Janet Backman welcomes a simple introduction to a simple prayer that might just change your life


Steps to a Simpler Christian Life

John Twisleton

BRF, 112pp, pbk

978 1841017785, £6.99

‘Lord Jesus Christ, Son of God, have mercy on me, a sinner’. These twelve small words have resonated through the centuries and continue today to transform the lives of those who take the words to themselves and let the Jesus Prayer become the silent soundtrack to their lives.

In this semi-autobiographical guide, John Twisleton gently introduces us to the Jesus Prayer, considers briefly the history and impact of the prayer, and gives some preliminary suggestions of how best to use it. But perhaps best of all, he lets us catch glimpses of the effect the Prayer has had on his own life, ministry and discipleship. This is the sense in which the book contains hints of autobiography: not that we are presented with the continuous narrative of a life story, but because we are shown something of the power of the Jesus Prayer to transform lives. So we are offered snapshots of the author at his computer, dealing with difficult emails; at Speakers’ Corner in Hyde Park, joining in the debate; in a crowded shopping centre, praying for those around him; praying the Rosary (which is both similar to the Jesus Prayer in that it makes use of repetition for a deeper purpose, and different in that the Jesus Prayer can become a constant background to life whereas the Rosary is prayed at particular times and usually with particular intentions). Through all of these aspects of life, and many others, the Jesus Prayer shines through as the way in which Fr Twisleton links his life of prayer to life in the wider world. The Jesus Prayer is, he says, both ‘a gift on offer and a task invited’, and is one way of fulfilling the biblical command to ‘pray without ceasing’. It is a bridge between times of prayer and the rest of life, a ‘centring on what matters here and now’, a ‘precis of the Eucharist’, and a ‘God-given connector and simplifier’ between the various strands of Christian life and discipleship. It is also ‘a counter to all the base aspirations in me’.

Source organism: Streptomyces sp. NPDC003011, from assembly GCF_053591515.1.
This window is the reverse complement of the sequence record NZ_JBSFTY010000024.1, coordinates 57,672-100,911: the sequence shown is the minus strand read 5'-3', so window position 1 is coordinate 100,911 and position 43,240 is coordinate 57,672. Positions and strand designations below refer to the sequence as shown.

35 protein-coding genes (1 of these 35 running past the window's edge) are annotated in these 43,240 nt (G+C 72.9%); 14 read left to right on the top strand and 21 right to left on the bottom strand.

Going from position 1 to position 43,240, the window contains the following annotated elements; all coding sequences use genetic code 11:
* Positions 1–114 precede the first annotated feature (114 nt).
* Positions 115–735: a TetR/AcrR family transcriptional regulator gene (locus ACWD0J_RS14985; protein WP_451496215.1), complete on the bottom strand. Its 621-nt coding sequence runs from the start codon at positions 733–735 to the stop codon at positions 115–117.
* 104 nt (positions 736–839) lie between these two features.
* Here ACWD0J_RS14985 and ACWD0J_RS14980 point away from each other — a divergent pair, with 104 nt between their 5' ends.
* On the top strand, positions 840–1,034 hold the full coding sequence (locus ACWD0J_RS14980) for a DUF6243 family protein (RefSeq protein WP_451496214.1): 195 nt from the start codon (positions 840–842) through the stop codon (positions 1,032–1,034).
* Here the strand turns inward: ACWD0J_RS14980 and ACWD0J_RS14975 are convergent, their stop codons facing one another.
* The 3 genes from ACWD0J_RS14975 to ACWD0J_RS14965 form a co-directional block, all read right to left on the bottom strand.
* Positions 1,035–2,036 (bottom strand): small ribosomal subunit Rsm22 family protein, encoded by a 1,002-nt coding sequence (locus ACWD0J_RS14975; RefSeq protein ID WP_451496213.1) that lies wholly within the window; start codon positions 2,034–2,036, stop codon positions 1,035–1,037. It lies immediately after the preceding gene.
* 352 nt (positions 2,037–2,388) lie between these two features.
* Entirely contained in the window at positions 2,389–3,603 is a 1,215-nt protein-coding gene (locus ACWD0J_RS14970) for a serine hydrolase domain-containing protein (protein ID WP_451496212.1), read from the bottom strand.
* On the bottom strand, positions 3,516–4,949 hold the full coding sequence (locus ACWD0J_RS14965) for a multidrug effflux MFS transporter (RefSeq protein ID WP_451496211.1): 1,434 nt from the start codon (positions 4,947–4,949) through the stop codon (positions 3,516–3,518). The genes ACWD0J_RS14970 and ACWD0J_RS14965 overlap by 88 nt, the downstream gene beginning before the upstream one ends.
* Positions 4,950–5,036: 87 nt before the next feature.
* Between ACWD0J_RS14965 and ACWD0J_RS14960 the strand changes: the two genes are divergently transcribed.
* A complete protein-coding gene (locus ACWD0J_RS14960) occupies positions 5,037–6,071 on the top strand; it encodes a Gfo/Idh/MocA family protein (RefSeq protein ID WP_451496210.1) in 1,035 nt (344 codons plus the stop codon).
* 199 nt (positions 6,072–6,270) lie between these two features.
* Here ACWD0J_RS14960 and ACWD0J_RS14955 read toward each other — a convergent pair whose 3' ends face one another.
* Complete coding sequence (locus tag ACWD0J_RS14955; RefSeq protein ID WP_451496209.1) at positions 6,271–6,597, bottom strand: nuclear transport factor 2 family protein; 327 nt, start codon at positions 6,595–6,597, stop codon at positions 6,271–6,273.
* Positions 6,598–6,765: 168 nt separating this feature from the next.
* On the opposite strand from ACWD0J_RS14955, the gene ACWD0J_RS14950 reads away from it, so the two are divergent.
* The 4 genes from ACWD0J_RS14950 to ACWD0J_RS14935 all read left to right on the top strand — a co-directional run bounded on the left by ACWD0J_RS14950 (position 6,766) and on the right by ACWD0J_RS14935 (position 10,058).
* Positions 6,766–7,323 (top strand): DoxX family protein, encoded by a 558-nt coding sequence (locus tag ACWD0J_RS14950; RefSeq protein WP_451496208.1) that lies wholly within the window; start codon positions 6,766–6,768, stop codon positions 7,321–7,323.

John Twisleton – a regular contributor to these pages – describes himself ending up as ‘a strange mixture of catholic, evangelical, Pentecostal and Orthodox’. He is, therefore, a well-qualified guide to a prayer which is at one and the same time both immensely simple, and also incredibly deep and profound if used properly. The author himself had known of the prayer for many years, and used it periodically, before receiving it as a gift from God seven years ago and slowly allowing it to transform his life. The breadth of his own experience enables him to explore freely the value and potential uses of the Jesus Prayer, without ever succumbing to the liberal temptation to use it as a substitute for the other aspects of Christian living. The Jesus Prayer is not a quick fix, he insists. It cannot be separated from the corporate life of the Church, most especially the regular celebration of the Sacraments and the preaching of the Word.

In addition to the way in which Fr Twisleton approaches the Jesus Prayer itself, I found much else of value in this book, and most of it stems from the staunch Catholic foundations which undergird the length, breadth, depth and height of his wide experience. There is, for example, his definition of the word ‘catholic’ itself. It stems from a Greek word meaning ‘according to the whole’, and so looks to wholeness in the sense of what is believed by the universal Church both today and through the ages. It also stresses inclusivity – but not in the sense that the liberal establishment of the Church of England would have us believe. Here is a wonderful definition of inclusivity, which will stand The Society in good stead as it establishes itself in the new order that is to come: inclusivity means ‘the whole gospel held by the whole church to be communicated to the whole world’.

In his introduction, Fr Twisleton also offers a thought which deserves to be inscribed upon the little electronic voting machines wielded by General Synod members, and on the desks of those who sit in offices writing reports about ‘managing talent’: ‘there is nothing new in Christianity, just the need to enter the day-by-day newness of Jesus’. We might say something similar about Using the Jesus Prayer. This is not a volume of new teaching or radical theology. It is a book which seeks to open up the gifts and treasures of an ancient wisdom, and encourage a new generation to make use of them. It is immensely readable and full of goodness. As Bishop Martin Warner says in his introduction of the Jesus Prayer itself: ‘In a 24/7 age that never rests, this is an any-time, any-place prayer for any person’. ND